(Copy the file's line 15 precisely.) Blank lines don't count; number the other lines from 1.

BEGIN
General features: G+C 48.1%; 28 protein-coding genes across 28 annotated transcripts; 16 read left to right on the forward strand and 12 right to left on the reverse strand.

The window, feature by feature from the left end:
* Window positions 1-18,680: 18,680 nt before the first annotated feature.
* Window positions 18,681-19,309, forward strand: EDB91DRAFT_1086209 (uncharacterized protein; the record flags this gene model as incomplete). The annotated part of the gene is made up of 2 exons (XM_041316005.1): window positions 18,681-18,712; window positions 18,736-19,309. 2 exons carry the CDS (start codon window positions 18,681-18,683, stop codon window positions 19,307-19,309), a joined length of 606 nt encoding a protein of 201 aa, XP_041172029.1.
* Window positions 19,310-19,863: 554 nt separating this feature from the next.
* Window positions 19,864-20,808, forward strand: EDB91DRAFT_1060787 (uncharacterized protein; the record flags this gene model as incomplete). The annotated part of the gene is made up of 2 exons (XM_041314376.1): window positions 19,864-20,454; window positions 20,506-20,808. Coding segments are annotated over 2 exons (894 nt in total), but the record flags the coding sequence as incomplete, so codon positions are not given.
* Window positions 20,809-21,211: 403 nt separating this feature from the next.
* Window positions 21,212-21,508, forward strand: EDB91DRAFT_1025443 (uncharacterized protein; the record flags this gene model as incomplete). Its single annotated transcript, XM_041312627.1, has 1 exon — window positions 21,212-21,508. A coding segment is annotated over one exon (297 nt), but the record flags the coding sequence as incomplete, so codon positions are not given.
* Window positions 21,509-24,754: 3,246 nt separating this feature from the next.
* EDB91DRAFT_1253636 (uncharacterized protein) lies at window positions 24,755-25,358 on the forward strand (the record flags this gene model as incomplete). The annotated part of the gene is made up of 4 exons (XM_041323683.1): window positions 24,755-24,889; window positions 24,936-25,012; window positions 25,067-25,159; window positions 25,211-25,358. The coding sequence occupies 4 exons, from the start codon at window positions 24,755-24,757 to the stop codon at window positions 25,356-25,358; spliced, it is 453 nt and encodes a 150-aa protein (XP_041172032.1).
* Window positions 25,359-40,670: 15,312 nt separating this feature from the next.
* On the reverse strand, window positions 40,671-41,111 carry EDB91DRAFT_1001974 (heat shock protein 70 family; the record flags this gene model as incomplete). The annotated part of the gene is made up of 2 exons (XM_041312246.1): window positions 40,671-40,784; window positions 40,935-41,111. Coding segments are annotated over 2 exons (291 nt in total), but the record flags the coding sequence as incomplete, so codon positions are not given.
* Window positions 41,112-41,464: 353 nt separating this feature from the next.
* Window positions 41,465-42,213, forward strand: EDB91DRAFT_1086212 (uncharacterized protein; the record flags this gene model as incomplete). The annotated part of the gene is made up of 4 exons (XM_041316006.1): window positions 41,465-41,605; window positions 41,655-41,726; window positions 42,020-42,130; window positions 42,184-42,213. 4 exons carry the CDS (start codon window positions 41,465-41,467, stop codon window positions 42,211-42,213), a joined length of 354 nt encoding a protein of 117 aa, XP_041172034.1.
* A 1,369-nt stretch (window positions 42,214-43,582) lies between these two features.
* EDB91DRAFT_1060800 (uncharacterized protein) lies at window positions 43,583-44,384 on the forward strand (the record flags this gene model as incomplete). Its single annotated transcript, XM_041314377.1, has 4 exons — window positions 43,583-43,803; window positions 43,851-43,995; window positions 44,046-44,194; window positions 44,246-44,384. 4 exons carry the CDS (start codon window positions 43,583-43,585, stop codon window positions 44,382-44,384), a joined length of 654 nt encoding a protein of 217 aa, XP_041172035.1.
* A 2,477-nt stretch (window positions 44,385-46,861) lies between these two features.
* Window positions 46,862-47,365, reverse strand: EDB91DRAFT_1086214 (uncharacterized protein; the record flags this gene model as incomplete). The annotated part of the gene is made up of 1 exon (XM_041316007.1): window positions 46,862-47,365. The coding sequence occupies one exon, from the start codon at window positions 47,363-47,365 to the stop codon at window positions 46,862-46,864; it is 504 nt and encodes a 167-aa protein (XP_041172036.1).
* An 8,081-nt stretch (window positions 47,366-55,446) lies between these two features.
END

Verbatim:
* A 1,369-nt stretch (window positions 42,214-43,582) lies between these two features.